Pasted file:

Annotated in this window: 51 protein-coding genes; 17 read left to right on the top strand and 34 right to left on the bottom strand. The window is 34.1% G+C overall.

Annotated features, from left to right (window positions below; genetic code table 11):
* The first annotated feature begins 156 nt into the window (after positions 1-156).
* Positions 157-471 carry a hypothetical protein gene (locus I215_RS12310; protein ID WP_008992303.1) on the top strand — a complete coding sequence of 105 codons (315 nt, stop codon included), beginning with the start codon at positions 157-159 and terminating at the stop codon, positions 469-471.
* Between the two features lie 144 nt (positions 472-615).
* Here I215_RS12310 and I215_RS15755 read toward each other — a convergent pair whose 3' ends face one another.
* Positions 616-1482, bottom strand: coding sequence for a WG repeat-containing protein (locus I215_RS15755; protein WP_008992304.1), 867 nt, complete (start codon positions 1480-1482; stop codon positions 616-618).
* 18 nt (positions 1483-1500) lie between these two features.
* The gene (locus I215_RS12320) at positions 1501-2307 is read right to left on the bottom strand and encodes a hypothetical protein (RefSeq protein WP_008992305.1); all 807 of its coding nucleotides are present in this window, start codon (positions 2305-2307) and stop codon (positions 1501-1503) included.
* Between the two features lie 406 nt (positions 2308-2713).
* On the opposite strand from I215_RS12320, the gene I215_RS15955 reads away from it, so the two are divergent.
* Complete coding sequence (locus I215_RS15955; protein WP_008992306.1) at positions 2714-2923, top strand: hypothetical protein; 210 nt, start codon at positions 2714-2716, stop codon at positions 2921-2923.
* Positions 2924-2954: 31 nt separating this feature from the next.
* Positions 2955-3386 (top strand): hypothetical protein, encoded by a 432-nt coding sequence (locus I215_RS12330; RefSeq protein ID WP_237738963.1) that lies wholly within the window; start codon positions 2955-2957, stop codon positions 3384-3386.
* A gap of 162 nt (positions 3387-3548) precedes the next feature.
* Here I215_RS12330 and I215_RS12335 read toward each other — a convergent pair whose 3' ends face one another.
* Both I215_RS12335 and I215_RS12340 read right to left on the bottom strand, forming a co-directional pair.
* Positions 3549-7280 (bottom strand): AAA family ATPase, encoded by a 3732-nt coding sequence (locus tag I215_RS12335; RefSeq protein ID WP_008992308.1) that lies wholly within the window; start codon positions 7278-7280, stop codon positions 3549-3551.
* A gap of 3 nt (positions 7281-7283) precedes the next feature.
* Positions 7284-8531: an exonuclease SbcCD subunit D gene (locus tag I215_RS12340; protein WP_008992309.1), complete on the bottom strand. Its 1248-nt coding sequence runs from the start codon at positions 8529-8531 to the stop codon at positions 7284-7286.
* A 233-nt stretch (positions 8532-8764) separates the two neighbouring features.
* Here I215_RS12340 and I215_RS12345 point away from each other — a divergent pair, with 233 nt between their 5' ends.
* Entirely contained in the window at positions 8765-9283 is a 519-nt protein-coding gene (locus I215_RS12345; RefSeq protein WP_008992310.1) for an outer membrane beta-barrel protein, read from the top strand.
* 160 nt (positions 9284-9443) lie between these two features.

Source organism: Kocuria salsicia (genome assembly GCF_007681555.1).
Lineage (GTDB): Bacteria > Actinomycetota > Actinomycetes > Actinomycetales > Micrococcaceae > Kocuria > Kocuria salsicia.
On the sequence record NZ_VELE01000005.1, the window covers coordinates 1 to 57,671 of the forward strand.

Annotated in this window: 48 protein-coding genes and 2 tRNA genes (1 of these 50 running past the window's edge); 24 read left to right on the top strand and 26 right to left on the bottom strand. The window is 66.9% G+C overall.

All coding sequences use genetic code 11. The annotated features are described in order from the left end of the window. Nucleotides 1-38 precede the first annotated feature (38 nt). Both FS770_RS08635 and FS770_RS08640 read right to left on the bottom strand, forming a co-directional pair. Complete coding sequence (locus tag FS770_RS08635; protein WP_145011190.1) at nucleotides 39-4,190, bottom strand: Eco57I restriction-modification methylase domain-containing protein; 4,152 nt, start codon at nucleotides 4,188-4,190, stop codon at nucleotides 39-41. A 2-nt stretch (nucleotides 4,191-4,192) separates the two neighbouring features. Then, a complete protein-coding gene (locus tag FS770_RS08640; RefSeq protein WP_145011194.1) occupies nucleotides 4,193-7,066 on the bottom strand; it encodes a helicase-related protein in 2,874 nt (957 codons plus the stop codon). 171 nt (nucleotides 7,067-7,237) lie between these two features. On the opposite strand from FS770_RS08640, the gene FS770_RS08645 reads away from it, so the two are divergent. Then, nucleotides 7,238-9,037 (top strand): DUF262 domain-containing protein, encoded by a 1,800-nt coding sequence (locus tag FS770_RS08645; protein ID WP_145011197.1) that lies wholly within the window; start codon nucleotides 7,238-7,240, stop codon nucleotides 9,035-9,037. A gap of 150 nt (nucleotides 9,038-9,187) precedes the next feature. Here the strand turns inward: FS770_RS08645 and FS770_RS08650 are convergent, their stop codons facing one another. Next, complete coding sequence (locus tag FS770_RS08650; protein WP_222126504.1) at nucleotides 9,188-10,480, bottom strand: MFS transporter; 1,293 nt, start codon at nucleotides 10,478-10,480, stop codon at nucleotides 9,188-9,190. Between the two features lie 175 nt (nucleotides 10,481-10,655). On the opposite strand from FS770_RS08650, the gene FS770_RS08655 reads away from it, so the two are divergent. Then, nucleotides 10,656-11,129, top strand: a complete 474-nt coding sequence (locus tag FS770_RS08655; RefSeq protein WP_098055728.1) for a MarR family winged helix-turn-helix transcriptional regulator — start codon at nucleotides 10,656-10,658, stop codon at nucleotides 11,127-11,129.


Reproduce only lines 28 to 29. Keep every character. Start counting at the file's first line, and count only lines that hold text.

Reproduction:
Annotated in this window: 48 protein-coding genes and 2 tRNA genes (1 of these 50 running past the window's edge); 24 read left to right on the top strand and 26 right to left on the bottom strand. The window is 66.9% G+C overall.

All coding sequences use genetic code 11. The annotated features are described in order from the left end of the window. Nucleotides 1-38 precede the first annotated feature (38 nt). Both FS770_RS08635 and FS770_RS08640 read right to left on the bottom strand, forming a co-directional pair. Complete coding sequence (locus tag FS770_RS08635; protein WP_145011190.1) at nucleotides 39-4,190, bottom strand: Eco57I restriction-modification methylase domain-containing protein; 4,152 nt, start codon at nucleotides 4,188-4,190, stop codon at nucleotides 39-41. A 2-nt stretch (nucleotides 4,191-4,192) separates the two neighbouring features. Then, a complete protein-coding gene (locus tag FS770_RS08640; RefSeq protein WP_145011194.1) occupies nucleotides 4,193-7,066 on the bottom strand; it encodes a helicase-related protein in 2,874 nt (957 codons plus the stop codon). 171 nt (nucleotides 7,067-7,237) lie between these two features. On the opposite strand from FS770_RS08640, the gene FS770_RS08645 reads away from it, so the two are divergent. Then, nucleotides 7,238-9,037 (top strand): DUF262 domain-containing protein, encoded by a 1,800-nt coding sequence (locus tag FS770_RS08645; protein ID WP_145011197.1) that lies wholly within the window; start codon nucleotides 7,238-7,240, stop codon nucleotides 9,035-9,037. A gap of 150 nt (nucleotides 9,038-9,187) precedes the next feature. Here the strand turns inward: FS770_RS08645 and FS770_RS08650 are convergent, their stop codons facing one another. Next, complete coding sequence (locus tag FS770_RS08650; protein WP_222126504.1) at nucleotides 9,188-10,480, bottom strand: MFS transporter; 1,293 nt, start codon at nucleotides 10,478-10,480, stop codon at nucleotides 9,188-9,190. Between the two features lie 175 nt (nucleotides 10,481-10,655). On the opposite strand from FS770_RS08650, the gene FS770_RS08655 reads away from it, so the two are divergent. Then, nucleotides 10,656-11,129, top strand: a complete 474-nt coding sequence (locus tag FS770_RS08655; RefSeq protein WP_098055728.1) for a MarR family winged helix-turn-helix transcriptional regulator — start codon at nucleotides 10,656-10,658, stop codon at nucleotides 11,127-11,129.